Watercolor as a medium of expression, as well as an art, is a fascinating opportunity to explore the emotion behind artistic creation. Traditionally, watercolor was simply pigment that would be ground with gum and require a brush and water to apply. To find an artist who creates his or her own watercolors is exceedingly rare. While acrylic is completely opaque, watercolor can be as dense or translucent as the artist desires. To make the application of a particular color translucent, one must keep more water saturation on the brush from initial dip to the color and onto the page. For a more opaque expression of color, an artist has options and may use less water or layer a color between drying.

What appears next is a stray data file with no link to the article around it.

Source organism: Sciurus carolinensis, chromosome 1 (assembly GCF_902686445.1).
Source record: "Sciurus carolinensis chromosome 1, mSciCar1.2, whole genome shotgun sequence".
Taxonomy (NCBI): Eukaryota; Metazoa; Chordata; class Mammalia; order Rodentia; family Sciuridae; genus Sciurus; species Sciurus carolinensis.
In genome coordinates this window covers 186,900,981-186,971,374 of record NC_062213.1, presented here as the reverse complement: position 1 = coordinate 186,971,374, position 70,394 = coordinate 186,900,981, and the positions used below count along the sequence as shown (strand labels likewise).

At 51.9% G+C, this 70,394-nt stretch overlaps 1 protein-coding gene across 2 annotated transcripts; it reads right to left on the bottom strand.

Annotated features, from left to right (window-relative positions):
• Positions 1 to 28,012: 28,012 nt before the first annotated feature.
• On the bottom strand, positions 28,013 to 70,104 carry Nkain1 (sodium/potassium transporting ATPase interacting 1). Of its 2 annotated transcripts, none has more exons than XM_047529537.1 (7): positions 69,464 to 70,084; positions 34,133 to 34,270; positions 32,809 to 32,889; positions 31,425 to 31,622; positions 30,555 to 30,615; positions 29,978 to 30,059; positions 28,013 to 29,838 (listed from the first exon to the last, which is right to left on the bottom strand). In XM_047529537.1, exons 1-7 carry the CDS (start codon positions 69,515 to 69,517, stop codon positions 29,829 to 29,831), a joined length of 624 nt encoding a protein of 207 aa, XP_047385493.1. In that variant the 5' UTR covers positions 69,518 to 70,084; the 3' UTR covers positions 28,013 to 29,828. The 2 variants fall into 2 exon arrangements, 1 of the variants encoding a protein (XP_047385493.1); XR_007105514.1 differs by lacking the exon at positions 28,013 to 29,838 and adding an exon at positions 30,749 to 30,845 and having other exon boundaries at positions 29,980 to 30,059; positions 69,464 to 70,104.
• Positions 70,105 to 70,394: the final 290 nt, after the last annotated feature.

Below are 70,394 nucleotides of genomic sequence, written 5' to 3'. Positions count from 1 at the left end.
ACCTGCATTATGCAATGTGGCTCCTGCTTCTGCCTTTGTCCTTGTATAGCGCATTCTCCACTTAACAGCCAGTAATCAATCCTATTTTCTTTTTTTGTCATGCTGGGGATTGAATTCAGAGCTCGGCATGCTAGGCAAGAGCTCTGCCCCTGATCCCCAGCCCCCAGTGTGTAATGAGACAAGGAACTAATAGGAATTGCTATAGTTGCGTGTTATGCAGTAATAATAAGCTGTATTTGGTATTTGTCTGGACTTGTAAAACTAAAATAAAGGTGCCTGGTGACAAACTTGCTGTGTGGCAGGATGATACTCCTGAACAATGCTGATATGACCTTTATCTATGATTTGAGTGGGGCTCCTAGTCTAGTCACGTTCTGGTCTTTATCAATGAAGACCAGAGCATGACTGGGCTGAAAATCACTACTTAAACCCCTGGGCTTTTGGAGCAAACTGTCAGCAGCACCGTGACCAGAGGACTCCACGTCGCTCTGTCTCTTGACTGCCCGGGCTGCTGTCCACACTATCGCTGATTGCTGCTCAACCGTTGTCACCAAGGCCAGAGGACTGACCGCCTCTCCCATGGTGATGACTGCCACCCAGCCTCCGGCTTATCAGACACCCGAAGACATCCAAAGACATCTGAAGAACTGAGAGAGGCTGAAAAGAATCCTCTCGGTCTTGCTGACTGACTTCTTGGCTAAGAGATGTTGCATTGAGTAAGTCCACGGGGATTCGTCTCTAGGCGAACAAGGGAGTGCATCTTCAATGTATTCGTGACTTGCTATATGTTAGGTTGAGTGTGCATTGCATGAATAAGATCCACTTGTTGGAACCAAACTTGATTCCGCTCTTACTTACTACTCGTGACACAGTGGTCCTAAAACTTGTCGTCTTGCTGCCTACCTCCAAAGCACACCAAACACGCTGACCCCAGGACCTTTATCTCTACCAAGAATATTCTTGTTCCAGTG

A simple palette of pigment may elaborate into an array of colors as endless as the artistic imagination will allow it to expand. There is arguably a learning curve to the ways in which watercolor can be manipulated on a page. Every piece holds an opportunity for the artist to explore the opportunities the plasticity of watercolor allows. Watercolor is one of the most versatile forms of art anyone from novice to professional might explore. Endless color variations, gradations, intensity, saturation and other factors seemingly unique to watercolor make it appear that the notion of ‘correct art’ is but a distant opinion. It can be a tool through which to explore a new-found interest or challenge existing skills. To be deemed proficient or skilled in one medium does not guarantee a translation of skill through another; each form of expression carries with it a unique learning curve.